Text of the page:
Political Responsibility: Choices for the 1980s
A Statement of the Administrative Board of the United States Catholic Conference
October 26, 1979

The hallmark of a democratic nation is its ability to engage the voice of its people in a broad range of public decisions. The United States, we fear, may be losing this capacity.

Consider the evidence. Fewer of our citizens are registering to vote. Fewer of the registrants are actually going to the polls. Our voting rolls have lost 15 million citizens in the last 10 years. For our national elections, the rate of participation has been dropping for the last 20 years. Thus, the rate for the 1976 election was down sharply from the 1960 turnout and the rate for 1978 was the lowest for a national election since 1942. Our voter participation rates are now among the lowest in the world.(1)

Clearly, fewer and fewer Americans believe it is worth their time and concern to follow campaigns, form positions on the candidates and issues, and assert those positions at the polls. The result of this disaffection is also clear: an erosion in the very foundations of American political life. Thus, we take the eve of the national campaign year as the occasion to affirm again the importance of responsible political participation. In 1976 we issued a statement calling for "a committed, informed citizenry to revitalize our political life."(2) We now reiterate that call with a greater sense of urgency and we ask all citizens to help restore our elections as the vital and popular forum they can and must be if our nation is to address democratically the crucial issues of the coming decade.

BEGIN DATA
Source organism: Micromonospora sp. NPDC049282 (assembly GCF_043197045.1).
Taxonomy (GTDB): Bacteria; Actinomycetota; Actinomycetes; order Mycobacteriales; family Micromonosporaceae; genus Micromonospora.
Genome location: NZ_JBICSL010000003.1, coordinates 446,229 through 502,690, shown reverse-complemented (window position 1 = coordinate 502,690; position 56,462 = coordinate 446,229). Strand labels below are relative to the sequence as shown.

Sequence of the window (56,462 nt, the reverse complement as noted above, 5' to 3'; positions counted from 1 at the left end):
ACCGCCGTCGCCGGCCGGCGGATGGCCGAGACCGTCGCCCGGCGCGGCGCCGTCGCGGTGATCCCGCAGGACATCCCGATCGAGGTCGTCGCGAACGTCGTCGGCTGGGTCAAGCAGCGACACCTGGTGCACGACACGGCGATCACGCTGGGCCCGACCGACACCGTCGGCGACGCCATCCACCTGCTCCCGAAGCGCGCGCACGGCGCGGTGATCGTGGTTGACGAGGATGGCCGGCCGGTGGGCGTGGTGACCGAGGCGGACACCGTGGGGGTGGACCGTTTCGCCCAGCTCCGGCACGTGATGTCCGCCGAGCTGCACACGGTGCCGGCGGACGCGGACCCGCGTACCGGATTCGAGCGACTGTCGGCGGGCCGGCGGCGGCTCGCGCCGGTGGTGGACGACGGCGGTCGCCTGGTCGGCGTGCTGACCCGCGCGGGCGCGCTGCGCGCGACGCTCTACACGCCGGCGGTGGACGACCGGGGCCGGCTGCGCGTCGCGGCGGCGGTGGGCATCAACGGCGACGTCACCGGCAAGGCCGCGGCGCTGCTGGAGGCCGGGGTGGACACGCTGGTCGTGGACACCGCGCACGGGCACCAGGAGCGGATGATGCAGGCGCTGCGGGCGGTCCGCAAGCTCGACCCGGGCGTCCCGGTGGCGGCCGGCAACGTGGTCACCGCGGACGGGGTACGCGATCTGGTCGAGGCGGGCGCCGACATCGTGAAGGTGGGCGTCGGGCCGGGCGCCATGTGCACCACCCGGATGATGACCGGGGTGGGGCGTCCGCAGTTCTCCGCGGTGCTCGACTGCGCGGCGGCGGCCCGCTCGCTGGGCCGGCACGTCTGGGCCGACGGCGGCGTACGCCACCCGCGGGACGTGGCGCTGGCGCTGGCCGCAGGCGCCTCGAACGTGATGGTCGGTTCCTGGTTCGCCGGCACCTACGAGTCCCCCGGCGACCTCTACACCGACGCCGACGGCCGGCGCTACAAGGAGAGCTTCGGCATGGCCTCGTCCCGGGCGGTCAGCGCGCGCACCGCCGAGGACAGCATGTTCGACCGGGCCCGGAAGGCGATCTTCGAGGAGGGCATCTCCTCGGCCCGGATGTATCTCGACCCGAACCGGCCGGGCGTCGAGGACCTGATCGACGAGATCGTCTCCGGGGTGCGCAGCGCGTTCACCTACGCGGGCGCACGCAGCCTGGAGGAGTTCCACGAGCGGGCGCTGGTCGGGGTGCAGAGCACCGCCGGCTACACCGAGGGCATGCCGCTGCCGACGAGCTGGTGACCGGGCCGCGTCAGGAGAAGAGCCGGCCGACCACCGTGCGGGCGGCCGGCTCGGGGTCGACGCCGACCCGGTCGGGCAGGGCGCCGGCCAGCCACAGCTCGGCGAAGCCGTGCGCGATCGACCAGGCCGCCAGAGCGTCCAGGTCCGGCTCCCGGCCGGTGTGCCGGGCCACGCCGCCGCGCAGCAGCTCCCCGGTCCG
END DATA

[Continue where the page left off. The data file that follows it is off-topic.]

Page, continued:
I. Public Responsibility and the Electoral Process

The reasons for the crisis in voter disaffection are many and complex, but we would like here to cite just three of its major causes.

First, large numbers of Americans evidently feel a sense of powerlessness. To a large degree, this feeling is justified by the evidence of our eyes and ears.

Some leaders of the political estate have done much in recent years to weaken it and even to discredit it. We know too well their abuses of power, evasions of responsibility and refusals to face up to tough choices. Many of our citizens have simply thrown up their hands and turned away from politics and government per se.

We can share some of these feelings without also condoning the withdrawal they have caused. It makes little sense to let these difficulties force us to abandon citizenship, since this only invites the problems to deepen and threaten to become a permanent feature of our political life. If this happens, what hope can there be? The sensible response is to return to citizenship with the will and dedication to breathe new life into it.

Second, as the patterns of our national life evolve, popular debate of issues becomes more complex and harder for the ordinary person to follow. Because of economic pressures and rapid social change, some of the traditional organizing principles of American politics no longer carry the force they once did - for example, the longstanding loyalties and identities of social institutions, geographic regions and political parties. At the same time, we have yet to see a fresh and vital set of organizing principles take shape either to renew or supplant the older ones.

The avenues of contemporary communications hold the promise of shaping new forums for popular debate, but we have yet to see compelling evidence that the mass media will fulfill this promise. They seem as likely to abet disaffection as to help to remedy it.